This is a time of year to count blessings, and it turns out most of us in industrial agriculture probably don't make our list long enough. If you have the privilege of farming today, you've almost certainly achieved much of what you have by being lucky.
This also applies to every other profession. One of the curious side-effects of the incredible Madoff Swindle (or CDS's, CDO's, or similar derivatives) is how so many rich people could have been so completely duped.
Even if you tried, it might seem that Madoff would have been impossible to catch. But at least two warning signals flashed for anyone to see.
First, Madoff’s accounting firm, Friehling & Horowitz in New City, New York, was a rinky-dink shop, as a simple Google search shows. The firm doesn’t have a Web page. I found it on a junky site that lists local businesses by type and address, along with the boilerplate comment, “rated as good by a New City citizen.” That’s an unlikely auditor for the $17 billion that Madoff claimed to have under management. When the fraud came to light, F&H turned out to be a tiny office which, neighbors said, wasn’t even open all the time. (The office didn’t answer its phone.)
Second, Madoff held your securities (or what he claimed were your securities) in his own advisory firm. That’s not the way reliable advisers handle publicly traded investments. The custodian should always be a large, independent financial institution that reports cash flows and trading activity to you directly. When you invest new money, you should make out the check to that account. [More]
Being rich/successful is not an infallible indicator of intelligence, skills, or judgment. And we've developed some data to back up skepicism that is does.
I think these are fine points, but they also reflect precisely the sort of misconceptions that books like Outliers and Fooled By Randomness are aimed at clearing up. We look at successful people and see that they share certain common elements. From that, it’s easy to infer that the successful succeeded because of these characteristics in a way that’s unduly strong. We forget to look at all the other people who also share those characteristics.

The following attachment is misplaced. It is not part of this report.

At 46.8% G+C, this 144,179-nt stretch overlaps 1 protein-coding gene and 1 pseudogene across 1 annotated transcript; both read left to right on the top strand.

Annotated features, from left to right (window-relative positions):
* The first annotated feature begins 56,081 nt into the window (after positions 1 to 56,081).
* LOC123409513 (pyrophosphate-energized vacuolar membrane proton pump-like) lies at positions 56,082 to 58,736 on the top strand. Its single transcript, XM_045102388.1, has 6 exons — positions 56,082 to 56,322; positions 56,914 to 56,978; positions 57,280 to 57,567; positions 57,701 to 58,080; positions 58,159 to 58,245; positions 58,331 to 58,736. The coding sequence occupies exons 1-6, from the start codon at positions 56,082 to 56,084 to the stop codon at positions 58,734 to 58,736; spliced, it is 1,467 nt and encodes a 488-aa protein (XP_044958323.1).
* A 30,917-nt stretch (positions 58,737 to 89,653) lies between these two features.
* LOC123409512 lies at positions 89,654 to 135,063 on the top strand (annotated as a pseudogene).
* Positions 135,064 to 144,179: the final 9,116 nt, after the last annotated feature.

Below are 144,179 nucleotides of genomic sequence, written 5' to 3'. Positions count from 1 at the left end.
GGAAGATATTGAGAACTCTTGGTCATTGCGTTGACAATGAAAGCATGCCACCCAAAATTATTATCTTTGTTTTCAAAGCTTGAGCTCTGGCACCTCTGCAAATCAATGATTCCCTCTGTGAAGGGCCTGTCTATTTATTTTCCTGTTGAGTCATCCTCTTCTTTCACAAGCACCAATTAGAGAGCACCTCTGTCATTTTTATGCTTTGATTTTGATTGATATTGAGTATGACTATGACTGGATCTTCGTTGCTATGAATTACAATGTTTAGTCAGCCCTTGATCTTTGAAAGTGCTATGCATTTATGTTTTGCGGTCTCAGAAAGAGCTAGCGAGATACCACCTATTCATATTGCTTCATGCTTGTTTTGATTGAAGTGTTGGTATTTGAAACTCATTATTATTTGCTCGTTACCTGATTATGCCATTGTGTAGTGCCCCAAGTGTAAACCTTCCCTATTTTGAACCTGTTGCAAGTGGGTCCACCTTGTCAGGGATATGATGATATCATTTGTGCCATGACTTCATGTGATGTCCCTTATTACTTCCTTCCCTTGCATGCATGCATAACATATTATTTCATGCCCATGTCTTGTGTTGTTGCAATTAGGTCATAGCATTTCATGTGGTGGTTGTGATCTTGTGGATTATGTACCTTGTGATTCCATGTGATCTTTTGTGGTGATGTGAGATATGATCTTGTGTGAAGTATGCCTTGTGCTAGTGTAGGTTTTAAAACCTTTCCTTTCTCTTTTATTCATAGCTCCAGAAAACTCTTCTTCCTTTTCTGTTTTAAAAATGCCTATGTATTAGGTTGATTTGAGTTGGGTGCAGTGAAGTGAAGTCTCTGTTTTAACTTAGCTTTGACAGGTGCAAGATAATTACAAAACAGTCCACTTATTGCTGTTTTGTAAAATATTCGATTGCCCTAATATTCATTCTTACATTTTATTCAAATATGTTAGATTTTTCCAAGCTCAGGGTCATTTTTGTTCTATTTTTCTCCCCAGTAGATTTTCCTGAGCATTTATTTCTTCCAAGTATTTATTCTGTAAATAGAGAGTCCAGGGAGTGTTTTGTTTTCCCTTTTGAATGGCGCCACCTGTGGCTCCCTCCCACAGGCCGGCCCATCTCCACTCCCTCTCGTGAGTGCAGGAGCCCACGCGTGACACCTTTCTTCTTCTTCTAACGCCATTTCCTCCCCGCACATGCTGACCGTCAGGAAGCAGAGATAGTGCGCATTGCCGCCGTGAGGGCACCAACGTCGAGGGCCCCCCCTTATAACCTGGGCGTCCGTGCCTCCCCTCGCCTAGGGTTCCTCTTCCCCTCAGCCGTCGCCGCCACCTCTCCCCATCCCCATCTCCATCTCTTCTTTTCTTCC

To get rich in the United States you pretty much have to work hard. But the idea that success is due to hard work ignores the fact that there are all these other people working hard and not succeeding. Hard work is much more common than success. And advantages of birth and dumb luck are making the difference — separating the hard-working partner at the corporate law firm from the hard-working guy who moved the furniture into the law firm’s office. Similarly, if you only look at the successful traders on Wall Street you’ll probably decide they got rich because they’re smart — these firms usually try to hire smart guys who went to good schools. But if you look at the failures, you’ll see that they’re smart guys who went to good schools, too. The difference between the two groups is luck. [More]
Yglesias is commenting on Malcolm Gladwell's new book "Outliers"*, and the reactions to it, but to me the empirical evidence is clear: There but for the Grace of God... For the intelligentsia, this admission would be tough to make, as it undermines their status, I would think, and hence the many negative reviews.
We are, of course, reluctant to ascribe achievements we have struggled for to "accumulation of advantage". In fact, our belief in people with superior ability to accomplish consistently superior success is so strong many slavishly copy the success story of the month.
One long-running disagreement I have had with the editorial policy at Top Producer centers on this idea of allocating success disporportionately to people and not circumstance. Indeed, my former editor, Marcia Taylor, considered the "profile" or personal success story to be the epitome of professional advice. (I rarely read them through).
In my occasional moments of fairness, I wrote this response off to simple jealousy. What did those guys have I didn't? Answer: some great breaks at crucial moments. This is patently false, of course, but as the economy crumbles around us, it is revealing feet of clay in wingtips and workshoes alike. Rich people didn't suddenly turn dumb, often their luck just ran out.
As Iglesias points out, we in the media repeatedly fall under the influence of a type of survivor bias. And all around us in farm country are wannabe farmers every bit as good as current producers who simply were not in the optimal places at the optimal times.
What the evidence also suggests is that old disclaimer for market advisors is likely true for producers as well: past performance is no indicator of future results.
Still, the accumulation of cultural advantage does offer some cushion from the random outcomes to our plans. So counting your blessings may be a better indicator of what 2009 holds for your farm than your painfully wrought business plan.
* Haven't read it yet - waiting for paperback or Kindle.